Scars of the Earth

Discover Forensic anthropologist Amy Mundorff wants to make the search for the missing safer and more successful. One morning in July 2005, Amy Mundorff rode into the Bosnian countryside, tagging along with a team from the International Commission on Missing Persons. The roads wound past forests, farmland and villages. The group stopped near a filed in a hilly area on the outskirts of a village to meet an informant. From the gestures and the translator’s comments, Mundorff understood that the ground … Read more…

Cities Beat the Heat

Nature Rising temperatures are threatening urban areas, but efforts to cool them may not work as planned. The greenhouses that sprawl across the coastline of southeastern Spain are so bright that they gleam in satellite photos. Since the 1970s, farmers have been expanding this patchwork of buildings in Almería province to grow produce such as tomatoes, peppers and watermelons for export. To keep the plants from overheating in the summer, they paint the roofs with white lime to reflect the … Read more…

Being Prepared

Nature

When a key member of a team is lost, the work does not have to come to an end.

When Michael Pisaric was two years into his PhD, he travelled to Watson Lake in Canada with his supervisor, Julian Szeicz, and graduate student Tammy Karst-Riddoch, to collect sediment from several lakes in Yukon and in northern British Columbia. Szeicz was a geographer at Queen’s University in Kingston, Canada, who worked on reconstructing ancient climates. The trio hoped that the samples would reveal how climate had influenced tree-line dynamics in the region over the past 10,000 years.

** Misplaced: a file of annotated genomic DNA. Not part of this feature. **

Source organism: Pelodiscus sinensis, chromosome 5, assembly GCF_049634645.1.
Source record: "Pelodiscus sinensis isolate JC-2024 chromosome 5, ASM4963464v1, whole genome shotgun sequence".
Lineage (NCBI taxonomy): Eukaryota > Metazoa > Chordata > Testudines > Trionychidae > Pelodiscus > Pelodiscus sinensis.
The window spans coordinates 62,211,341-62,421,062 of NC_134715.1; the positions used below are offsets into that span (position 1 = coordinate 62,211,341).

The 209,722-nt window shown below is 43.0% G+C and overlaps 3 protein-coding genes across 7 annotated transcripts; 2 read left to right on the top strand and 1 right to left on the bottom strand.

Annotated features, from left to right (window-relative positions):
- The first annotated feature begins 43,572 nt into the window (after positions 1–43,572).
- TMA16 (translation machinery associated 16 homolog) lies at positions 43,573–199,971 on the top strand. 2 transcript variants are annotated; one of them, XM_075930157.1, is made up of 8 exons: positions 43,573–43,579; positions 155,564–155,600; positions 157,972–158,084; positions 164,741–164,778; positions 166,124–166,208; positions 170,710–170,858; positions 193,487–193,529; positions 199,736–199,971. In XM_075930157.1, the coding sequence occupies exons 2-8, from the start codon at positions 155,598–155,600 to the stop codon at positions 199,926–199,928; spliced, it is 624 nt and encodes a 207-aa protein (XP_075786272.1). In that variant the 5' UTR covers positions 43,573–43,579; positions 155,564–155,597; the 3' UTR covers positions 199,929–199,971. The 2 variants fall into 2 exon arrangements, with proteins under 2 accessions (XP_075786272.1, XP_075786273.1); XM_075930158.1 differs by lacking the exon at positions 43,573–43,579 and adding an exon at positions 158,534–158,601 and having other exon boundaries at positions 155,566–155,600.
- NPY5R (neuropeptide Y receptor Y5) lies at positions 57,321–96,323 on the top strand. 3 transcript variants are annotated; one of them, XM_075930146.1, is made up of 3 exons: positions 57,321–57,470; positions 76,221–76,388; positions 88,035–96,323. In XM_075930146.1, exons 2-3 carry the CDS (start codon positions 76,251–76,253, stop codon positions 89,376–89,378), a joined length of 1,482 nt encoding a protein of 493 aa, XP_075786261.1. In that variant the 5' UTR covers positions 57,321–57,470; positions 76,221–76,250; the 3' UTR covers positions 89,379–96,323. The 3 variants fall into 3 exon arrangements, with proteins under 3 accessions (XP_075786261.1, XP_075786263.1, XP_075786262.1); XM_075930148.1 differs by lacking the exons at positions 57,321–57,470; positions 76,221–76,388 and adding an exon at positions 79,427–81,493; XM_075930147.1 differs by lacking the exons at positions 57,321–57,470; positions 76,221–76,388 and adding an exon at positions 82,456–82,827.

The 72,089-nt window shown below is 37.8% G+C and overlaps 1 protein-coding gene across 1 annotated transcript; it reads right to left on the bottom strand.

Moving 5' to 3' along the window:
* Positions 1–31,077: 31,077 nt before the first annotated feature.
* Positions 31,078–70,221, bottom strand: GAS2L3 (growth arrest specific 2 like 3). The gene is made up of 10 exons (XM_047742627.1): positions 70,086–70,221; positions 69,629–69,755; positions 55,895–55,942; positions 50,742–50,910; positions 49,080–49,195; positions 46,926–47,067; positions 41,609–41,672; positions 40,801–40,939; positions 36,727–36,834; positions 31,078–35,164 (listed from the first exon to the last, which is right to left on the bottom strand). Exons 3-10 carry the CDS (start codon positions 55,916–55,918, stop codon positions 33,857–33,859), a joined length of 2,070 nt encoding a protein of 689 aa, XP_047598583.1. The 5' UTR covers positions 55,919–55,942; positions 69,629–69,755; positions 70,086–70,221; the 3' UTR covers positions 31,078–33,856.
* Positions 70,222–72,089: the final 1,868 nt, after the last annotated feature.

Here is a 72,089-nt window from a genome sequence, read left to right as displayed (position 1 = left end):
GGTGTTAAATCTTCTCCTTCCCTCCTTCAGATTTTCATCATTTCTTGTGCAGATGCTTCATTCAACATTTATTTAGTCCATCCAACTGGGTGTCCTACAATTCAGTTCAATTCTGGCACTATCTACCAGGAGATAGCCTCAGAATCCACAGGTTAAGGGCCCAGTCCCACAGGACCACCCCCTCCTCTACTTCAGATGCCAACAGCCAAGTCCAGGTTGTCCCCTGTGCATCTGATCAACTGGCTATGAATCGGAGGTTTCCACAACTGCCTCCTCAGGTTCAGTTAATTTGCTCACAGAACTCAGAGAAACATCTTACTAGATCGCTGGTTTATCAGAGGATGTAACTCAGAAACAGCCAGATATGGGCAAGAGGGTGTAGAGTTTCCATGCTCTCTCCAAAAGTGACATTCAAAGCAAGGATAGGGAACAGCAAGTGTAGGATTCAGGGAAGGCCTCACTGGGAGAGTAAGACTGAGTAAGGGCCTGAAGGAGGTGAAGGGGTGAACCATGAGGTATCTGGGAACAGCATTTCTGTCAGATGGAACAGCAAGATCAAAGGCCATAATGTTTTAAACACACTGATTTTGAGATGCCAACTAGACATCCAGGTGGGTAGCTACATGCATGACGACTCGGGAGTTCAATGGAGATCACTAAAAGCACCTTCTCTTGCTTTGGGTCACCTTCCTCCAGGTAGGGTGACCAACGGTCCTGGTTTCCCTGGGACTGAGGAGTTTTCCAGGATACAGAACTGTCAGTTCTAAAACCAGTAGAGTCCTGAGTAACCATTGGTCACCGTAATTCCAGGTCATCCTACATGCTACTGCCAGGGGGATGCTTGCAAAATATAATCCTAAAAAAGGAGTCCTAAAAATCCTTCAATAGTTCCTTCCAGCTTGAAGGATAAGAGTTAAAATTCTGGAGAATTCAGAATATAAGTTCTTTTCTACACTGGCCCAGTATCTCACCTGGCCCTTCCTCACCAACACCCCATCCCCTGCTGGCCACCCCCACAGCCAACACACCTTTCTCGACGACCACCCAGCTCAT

As they trudged through the snow and negotiated a series of switchbacks, a snow avalanche roared down the hill and covered them. When it cleared, Pisaric was buried up to his shoulders and there was no sign of Szeicz. Karst-Riddoch dug Pisaric out and they ran down the hillside to call the Royal Canadian Mounted Police, who recovered Szeicz’s body later that day.

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The New Lice Wars

Maclean’s Despite evidence that it’s time to abandon the no-nit rule requiring kids be sent home, schools have yet to get the message. When her three-year-old daughter was in daycare, Lisa got her first lice-alert telephone call. There were a slew of calls during senior kindergarten and more in Grade 1. The message was the same each time: Her daughter had nits in her hair and needed to be picked up. Lisa, who lives in Toronto, would postpone client meetings … Read more…